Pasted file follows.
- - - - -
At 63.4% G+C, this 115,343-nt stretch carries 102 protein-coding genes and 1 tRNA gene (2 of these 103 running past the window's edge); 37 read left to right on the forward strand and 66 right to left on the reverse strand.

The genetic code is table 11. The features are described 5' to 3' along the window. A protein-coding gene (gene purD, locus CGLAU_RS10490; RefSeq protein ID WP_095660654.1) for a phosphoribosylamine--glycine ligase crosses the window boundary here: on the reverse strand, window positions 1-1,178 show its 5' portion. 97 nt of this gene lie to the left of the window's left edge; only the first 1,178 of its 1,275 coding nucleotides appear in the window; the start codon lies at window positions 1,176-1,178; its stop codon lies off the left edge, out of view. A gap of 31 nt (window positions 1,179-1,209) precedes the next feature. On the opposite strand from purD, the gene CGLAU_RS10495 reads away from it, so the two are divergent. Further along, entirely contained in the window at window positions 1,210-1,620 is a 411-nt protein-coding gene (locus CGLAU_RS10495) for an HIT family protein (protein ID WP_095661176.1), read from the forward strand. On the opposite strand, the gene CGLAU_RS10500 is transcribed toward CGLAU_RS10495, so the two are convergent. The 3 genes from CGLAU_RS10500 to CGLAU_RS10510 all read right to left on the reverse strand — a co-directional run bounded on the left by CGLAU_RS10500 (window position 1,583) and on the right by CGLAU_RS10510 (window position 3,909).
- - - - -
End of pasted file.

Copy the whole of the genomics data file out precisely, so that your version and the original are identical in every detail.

At 63.4% G+C, this 115,343-nt stretch carries 102 protein-coding genes and 1 tRNA gene (2 of these 103 running past the window's edge); 37 read left to right on the forward strand and 66 right to left on the reverse strand.

The genetic code is table 11. The features are described 5' to 3' along the window. A protein-coding gene (gene purD, locus CGLAU_RS10490; RefSeq protein ID WP_095660654.1) for a phosphoribosylamine--glycine ligase crosses the window boundary here: on the reverse strand, window positions 1-1,178 show its 5' portion. 97 nt of this gene lie to the left of the window's left edge; only the first 1,178 of its 1,275 coding nucleotides appear in the window; the start codon lies at window positions 1,176-1,178; its stop codon lies off the left edge, out of view. A gap of 31 nt (window positions 1,179-1,209) precedes the next feature. On the opposite strand from purD, the gene CGLAU_RS10495 reads away from it, so the two are divergent. Further along, entirely contained in the window at window positions 1,210-1,620 is a 411-nt protein-coding gene (locus CGLAU_RS10495) for an HIT family protein (protein ID WP_095661176.1), read from the forward strand. On the opposite strand, the gene CGLAU_RS10500 is transcribed toward CGLAU_RS10495, so the two are convergent. The 3 genes from CGLAU_RS10500 to CGLAU_RS10510 all read right to left on the reverse strand — a co-directional run bounded on the left by CGLAU_RS10500 (window position 1,583) and on the right by CGLAU_RS10510 (window position 3,909).